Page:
Guest Commentary by Joseph Ryan, Class of 2021
Ten minutes. Fifty-nine dead. Over five hundred injured. In the wake of the deadliest mass shooting in American history, the issue of gun control is once again at the forefront of our national conscious. For too long, the issue of gun control has been diluted and derailed by a small faction of the public supported by the National Rifle Association and other corporate interest groups. The views of these powerful special interest groups are not those of the nation. While most Americans do believe in the right to bear arms, a right established by our Constitution, over 60% of Americans believe that our current gun regulations need to be revised to protect our citizens from the dangers of mass shootings and everyday gun violence.
Many in opposition to gun control assert that the free possession of such weapons is an inalienable right of any American and that any effort to protect against guns falling into the wrong hands is a part of an effort to completely dismantle the 2nd Amendment to the Constitution. This, however, is not the case. The text of the 2nd Amendment itself contains the phrase “a well regulated Militia”, which establishes that the authors of the amendment recognized the need for regulations to oversee the possession of arms in the nation. The Constitution may prohibit the Government from outlawing and confiscating firearms—an unpopular idea on both the left and the right—, but it certainly permits it to determine what kind of person may possess what kind of weapon. This constitutional prerogative should be utilized by the Congress to enact commonsense gun legislation for which there is already widespread public support, reaching over 90% support on certain proposals.
The proposals for commonsense gun legislation are not complex schemes to end American gun ownership. However, they are not impossible or even impractical. Laws that would end the gun show loophole or require universal background checks would make it harder for those wishing to do ill to possess a high-capacity weapon. Similarly, permit-to-purchase laws have shown in several states to lower gun violence without causing a substitution counteract, wherein criminals, rather than using a firearm, will resort to other weapons. These proposals have had great impacts in the states where they were enacted like Connecticut, which saw a 40% reduction in the state’s firearm homicide rate and a 15% reduction in firearm suicide; bringing them to the national level will stop people from simply having to cross state lines to find less stringent gun laws and, perhaps, prevent future tragic mass shootings like Las Vegas, Sandy Hook, or Binghamton.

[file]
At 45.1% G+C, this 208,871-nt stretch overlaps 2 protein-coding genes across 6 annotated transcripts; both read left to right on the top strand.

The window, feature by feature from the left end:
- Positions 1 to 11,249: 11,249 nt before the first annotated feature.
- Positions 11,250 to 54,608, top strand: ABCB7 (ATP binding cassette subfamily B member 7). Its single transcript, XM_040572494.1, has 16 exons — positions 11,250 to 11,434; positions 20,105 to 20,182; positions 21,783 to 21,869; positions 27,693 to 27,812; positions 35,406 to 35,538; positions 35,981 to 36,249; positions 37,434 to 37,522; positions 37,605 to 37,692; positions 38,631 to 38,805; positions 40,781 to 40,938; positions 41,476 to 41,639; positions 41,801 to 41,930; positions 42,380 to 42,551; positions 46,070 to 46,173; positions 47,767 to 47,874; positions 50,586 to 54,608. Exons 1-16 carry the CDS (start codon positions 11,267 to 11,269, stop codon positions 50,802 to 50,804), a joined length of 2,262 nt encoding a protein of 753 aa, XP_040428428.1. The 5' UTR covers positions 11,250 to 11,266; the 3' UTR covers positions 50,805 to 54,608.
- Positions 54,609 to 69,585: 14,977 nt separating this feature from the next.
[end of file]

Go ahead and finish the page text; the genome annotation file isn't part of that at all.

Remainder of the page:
Being the only civilized nation on Earth to experience these large scale attacks annually and equally brutal small scale gun violence daily, when will our lawmakers act on the public’s call for gun control that still honors the American traditions of freedom and liberty? The data shows that the solution is clear. The easiest way to stop a bad guy with a gun is to prevent him from having that gun in the first place. No reasonable person is seeking to confiscate Americans’ guns, for our nation has a strong cultural connection to these objects. But that is all they are, in the end, objects that can end one or many human lives. Surely the latter is worthier of protection than the former.